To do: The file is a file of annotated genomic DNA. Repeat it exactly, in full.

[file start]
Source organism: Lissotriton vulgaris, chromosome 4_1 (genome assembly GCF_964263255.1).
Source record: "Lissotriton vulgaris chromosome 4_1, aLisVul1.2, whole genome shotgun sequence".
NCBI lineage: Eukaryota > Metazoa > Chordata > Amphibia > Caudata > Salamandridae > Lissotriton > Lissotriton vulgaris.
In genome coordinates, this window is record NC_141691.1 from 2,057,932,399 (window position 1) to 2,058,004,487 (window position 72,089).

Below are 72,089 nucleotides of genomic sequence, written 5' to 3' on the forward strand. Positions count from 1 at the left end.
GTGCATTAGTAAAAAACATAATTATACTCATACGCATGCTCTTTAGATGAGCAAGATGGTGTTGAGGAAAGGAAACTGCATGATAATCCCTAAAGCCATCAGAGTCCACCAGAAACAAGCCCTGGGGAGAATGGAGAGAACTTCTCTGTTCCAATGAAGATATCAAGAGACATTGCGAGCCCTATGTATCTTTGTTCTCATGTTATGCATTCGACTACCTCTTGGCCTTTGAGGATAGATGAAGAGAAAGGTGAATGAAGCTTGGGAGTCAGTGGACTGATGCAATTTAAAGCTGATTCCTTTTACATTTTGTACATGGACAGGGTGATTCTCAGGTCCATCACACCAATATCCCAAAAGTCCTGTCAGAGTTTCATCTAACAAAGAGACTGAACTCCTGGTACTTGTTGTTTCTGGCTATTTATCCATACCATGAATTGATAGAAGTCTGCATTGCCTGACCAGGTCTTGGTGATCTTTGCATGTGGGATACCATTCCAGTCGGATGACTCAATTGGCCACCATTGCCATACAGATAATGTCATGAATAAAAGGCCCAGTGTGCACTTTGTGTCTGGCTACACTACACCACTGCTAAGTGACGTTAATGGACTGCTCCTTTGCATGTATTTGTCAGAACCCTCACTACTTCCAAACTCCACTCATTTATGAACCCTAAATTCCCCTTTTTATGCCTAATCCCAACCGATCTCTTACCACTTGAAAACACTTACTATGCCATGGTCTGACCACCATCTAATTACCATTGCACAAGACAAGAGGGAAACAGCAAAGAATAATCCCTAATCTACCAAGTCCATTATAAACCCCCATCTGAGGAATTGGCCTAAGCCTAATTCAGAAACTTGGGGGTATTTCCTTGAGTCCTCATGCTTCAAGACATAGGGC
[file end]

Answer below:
Source organism: Lissotriton vulgaris, chromosome 4_1 (genome assembly GCF_964263255.1).
Source record: "Lissotriton vulgaris chromosome 4_1, aLisVul1.2, whole genome shotgun sequence".
NCBI lineage: Eukaryota > Metazoa > Chordata > Amphibia > Caudata > Salamandridae > Lissotriton > Lissotriton vulgaris.
In genome coordinates, this window is record NC_141691.1 from 2,057,932,399 (window position 1) to 2,058,004,487 (window position 72,089).

Below are 72,089 nucleotides of genomic sequence, written 5' to 3' on the forward strand. Positions count from 1 at the left end.
GTGCATTAGTAAAAAACATAATTATACTCATACGCATGCTCTTTAGATGAGCAAGATGGTGTTGAGGAAAGGAAACTGCATGATAATCCCTAAAGCCATCAGAGTCCACCAGAAACAAGCCCTGGGGAGAATGGAGAGAACTTCTCTGTTCCAATGAAGATATCAAGAGACATTGCGAGCCCTATGTATCTTTGTTCTCATGTTATGCATTCGACTACCTCTTGGCCTTTGAGGATAGATGAAGAGAAAGGTGAATGAAGCTTGGGAGTCAGTGGACTGATGCAATTTAAAGCTGATTCCTTTTACATTTTGTACATGGACAGGGTGATTCTCAGGTCCATCACACCAATATCCCAAAAGTCCTGTCAGAGTTTCATCTAACAAAGAGACTGAACTCCTGGTACTTGTTGTTTCTGGCTATTTATCCATACCATGAATTGATAGAAGTCTGCATTGCCTGACCAGGTCTTGGTGATCTTTGCATGTGGGATACCATTCCAGTCGGATGACTCAATTGGCCACCATTGCCATACAGATAATGTCATGAATAAAAGGCCCAGTGTGCACTTTGTGTCTGGCTACACTACACCACTGCTAAGTGACGTTAATGGACTGCTCCTTTGCATGTATTTGTCAGAACCCTCACTACTTCCAAACTCCACTCATTTATGAACCCTAAATTCCCCTTTTTATGCCTAATCCCAACCGATCTCTTACCACTTGAAAACACTTACTATGCCATGGTCTGACCACCATCTAATTACCATTGCACAAGACAAGAGGGAAACAGCAAAGAATAATCCCTAATCTACCAAGTCCATTATAAACCCCCATCTGAGGAATTGGCCTAAGCCTAATTCAGAAACTTGGGGGTATTTCCTTGAGTCCTCATGCTTCAAGACATAGGGC